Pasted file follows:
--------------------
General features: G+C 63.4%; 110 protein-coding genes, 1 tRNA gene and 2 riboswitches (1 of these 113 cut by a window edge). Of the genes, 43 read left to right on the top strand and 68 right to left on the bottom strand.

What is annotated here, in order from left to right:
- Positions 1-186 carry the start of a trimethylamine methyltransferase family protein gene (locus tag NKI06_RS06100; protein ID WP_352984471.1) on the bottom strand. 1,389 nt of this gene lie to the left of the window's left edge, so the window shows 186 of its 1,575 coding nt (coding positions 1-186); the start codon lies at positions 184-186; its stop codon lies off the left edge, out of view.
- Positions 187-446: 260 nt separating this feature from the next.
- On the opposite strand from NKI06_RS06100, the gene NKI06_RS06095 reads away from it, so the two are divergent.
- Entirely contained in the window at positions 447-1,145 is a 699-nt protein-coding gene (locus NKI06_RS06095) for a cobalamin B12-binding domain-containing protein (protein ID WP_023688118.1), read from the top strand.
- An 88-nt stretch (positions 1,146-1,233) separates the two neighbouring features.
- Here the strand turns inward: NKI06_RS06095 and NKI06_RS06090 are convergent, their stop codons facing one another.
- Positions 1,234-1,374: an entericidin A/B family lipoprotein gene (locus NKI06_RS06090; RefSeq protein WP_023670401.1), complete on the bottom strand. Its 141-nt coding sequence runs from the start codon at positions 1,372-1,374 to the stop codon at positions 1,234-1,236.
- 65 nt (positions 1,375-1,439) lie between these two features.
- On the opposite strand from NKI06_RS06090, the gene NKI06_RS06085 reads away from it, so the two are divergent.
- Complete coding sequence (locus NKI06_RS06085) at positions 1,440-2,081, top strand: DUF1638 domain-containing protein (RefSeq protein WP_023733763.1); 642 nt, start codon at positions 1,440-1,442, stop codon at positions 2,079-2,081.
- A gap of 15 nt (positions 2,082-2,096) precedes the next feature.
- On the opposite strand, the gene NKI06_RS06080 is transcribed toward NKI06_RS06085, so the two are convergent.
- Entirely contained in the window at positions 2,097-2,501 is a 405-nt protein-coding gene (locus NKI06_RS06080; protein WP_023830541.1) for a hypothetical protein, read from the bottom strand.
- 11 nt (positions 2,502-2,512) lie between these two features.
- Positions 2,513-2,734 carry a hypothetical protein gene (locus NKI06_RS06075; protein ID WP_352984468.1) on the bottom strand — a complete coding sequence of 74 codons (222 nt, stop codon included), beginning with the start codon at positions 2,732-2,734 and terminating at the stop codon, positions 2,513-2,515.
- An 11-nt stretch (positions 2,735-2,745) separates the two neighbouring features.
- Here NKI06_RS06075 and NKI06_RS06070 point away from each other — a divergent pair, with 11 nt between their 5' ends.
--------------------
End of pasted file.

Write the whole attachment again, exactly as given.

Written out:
General features: G+C 63.4%; 110 protein-coding genes, 1 tRNA gene and 2 riboswitches (1 of these 113 cut by a window edge). Of the genes, 43 read left to right on the top strand and 68 right to left on the bottom strand.

What is annotated here, in order from left to right:
- Positions 1-186 carry the start of a trimethylamine methyltransferase family protein gene (locus tag NKI06_RS06100; protein ID WP_352984471.1) on the bottom strand. 1,389 nt of this gene lie to the left of the window's left edge, so the window shows 186 of its 1,575 coding nt (coding positions 1-186); the start codon lies at positions 184-186; its stop codon lies off the left edge, out of view.
- Positions 187-446: 260 nt separating this feature from the next.
- On the opposite strand from NKI06_RS06100, the gene NKI06_RS06095 reads away from it, so the two are divergent.
- Entirely contained in the window at positions 447-1,145 is a 699-nt protein-coding gene (locus NKI06_RS06095) for a cobalamin B12-binding domain-containing protein (protein ID WP_023688118.1), read from the top strand.
- An 88-nt stretch (positions 1,146-1,233) separates the two neighbouring features.
- Here the strand turns inward: NKI06_RS06095 and NKI06_RS06090 are convergent, their stop codons facing one another.
- Positions 1,234-1,374: an entericidin A/B family lipoprotein gene (locus NKI06_RS06090; RefSeq protein WP_023670401.1), complete on the bottom strand. Its 141-nt coding sequence runs from the start codon at positions 1,372-1,374 to the stop codon at positions 1,234-1,236.
- 65 nt (positions 1,375-1,439) lie between these two features.
- On the opposite strand from NKI06_RS06090, the gene NKI06_RS06085 reads away from it, so the two are divergent.
- Complete coding sequence (locus NKI06_RS06085) at positions 1,440-2,081, top strand: DUF1638 domain-containing protein (RefSeq protein WP_023733763.1); 642 nt, start codon at positions 1,440-1,442, stop codon at positions 2,079-2,081.
- A gap of 15 nt (positions 2,082-2,096) precedes the next feature.
- On the opposite strand, the gene NKI06_RS06080 is transcribed toward NKI06_RS06085, so the two are convergent.
- Entirely contained in the window at positions 2,097-2,501 is a 405-nt protein-coding gene (locus NKI06_RS06080; protein WP_023830541.1) for a hypothetical protein, read from the bottom strand.
- 11 nt (positions 2,502-2,512) lie between these two features.
- Positions 2,513-2,734 carry a hypothetical protein gene (locus NKI06_RS06075; protein ID WP_352984468.1) on the bottom strand — a complete coding sequence of 74 codons (222 nt, stop codon included), beginning with the start codon at positions 2,732-2,734 and terminating at the stop codon, positions 2,513-2,515.
- An 11-nt stretch (positions 2,735-2,745) separates the two neighbouring features.
- Here NKI06_RS06075 and NKI06_RS06070 point away from each other — a divergent pair, with 11 nt between their 5' ends.